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Title: Beyond the Muslim prisoner : understanding religious identification amongst Muslim offenders
Author: Irfan, Lamia
ISNI:       0000 0004 7659 3949
Awarding Body: London School of Economics and Political Science (LSE)
Current Institution: London School of Economics and Political Science (University of London)
Date of Award: 2018
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Muslim religious identity amongst offenders has acquired significance as Islam is the fastest growing religion in prisons in the UK. This increase in the number of Muslim offenders in prison is accompanied by fears and concern about the potential for Islamist terrorist recruitment and radicalisation in the prison setting. Despite these concerns, there are significant gaps in our understanding of how religion influences the identity of offenders throughout their life. My research uses life story interviews with Muslim offenders (N=17) to provide a holistic overview of the significance of religion at different stages over the life course. The sample includes both converts and born-Muslims to provide insight into the influence of religion on the identity of both groups. The thesis starts by bringing together insights from sociological and anthropological literature on religion, along with theoretical criminological perspectives on identity in prison as well as post-release. It then discusses the methodological underpinnings of this research. In the first empirical chapter I discuss the importance of religion in childhood; the next chapter examines shifts in religious identity during adolescence and early adulthood. After discussing the significance of religion in the prison environment, I conclude by looking at whether changes to identity that occur in prison are sustained upon release. This research provides an original contribution to knowledge by looking at the processual development of religious identity over the life course. It identifies three main ways in which religion is important in the lives of the participants over the life course. (i) Religion is regarded as important in developing and maintaining a connection to a fictive local kinship group based on shared attendance at a place of worship (ii) Spiritual sense-making is useful for dealing with times of emotional distress and material deprivation. This sense-making allows participants to feel a sense of wellbeing and personal meaning even when they are experiencing difficulties and setbacks (iii) Religion provides a moral understanding through which participants develop ideational social roles in their family, work place and in their community. Through these social roles participants can develop holistic ideals of selffulfilment and non-material personal goals. Although religion can play an important role in identity development, its influence rises and falls over the life course. Factors such as gender, class, age, local neighbourhood, personal biography and ethnicity remain more consistent influences on identity.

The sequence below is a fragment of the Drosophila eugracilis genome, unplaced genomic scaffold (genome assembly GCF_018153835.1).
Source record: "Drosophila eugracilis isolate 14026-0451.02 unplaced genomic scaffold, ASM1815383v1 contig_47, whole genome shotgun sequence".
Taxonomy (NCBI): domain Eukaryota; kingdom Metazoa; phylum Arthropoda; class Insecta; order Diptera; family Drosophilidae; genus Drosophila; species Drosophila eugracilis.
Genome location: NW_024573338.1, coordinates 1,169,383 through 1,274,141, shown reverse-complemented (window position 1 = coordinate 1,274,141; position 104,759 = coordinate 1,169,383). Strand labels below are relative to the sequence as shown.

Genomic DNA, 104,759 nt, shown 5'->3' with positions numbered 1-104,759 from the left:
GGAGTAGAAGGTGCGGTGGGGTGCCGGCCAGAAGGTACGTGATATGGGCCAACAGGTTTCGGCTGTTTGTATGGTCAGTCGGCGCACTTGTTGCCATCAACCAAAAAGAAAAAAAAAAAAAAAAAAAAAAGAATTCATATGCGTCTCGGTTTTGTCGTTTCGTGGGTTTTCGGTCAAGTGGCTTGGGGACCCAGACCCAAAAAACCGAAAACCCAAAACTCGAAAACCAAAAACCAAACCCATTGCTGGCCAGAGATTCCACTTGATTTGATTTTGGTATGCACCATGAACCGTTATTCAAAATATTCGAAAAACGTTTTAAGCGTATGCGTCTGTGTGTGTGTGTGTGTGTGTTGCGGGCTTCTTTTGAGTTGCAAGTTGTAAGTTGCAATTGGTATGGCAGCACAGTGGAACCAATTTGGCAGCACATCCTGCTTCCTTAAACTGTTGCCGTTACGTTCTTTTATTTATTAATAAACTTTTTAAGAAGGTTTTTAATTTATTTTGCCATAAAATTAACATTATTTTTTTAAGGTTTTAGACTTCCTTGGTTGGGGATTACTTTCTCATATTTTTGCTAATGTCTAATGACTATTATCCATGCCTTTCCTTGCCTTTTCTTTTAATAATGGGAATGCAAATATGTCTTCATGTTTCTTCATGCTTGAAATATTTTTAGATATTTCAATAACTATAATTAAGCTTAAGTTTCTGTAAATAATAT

Supervisor: Not available Sponsor: Not available
Qualification Name: Thesis (Ph.D.) Qualification Level: Doctoral
Keywords: HV Social pathology. Social and public welfare. Criminology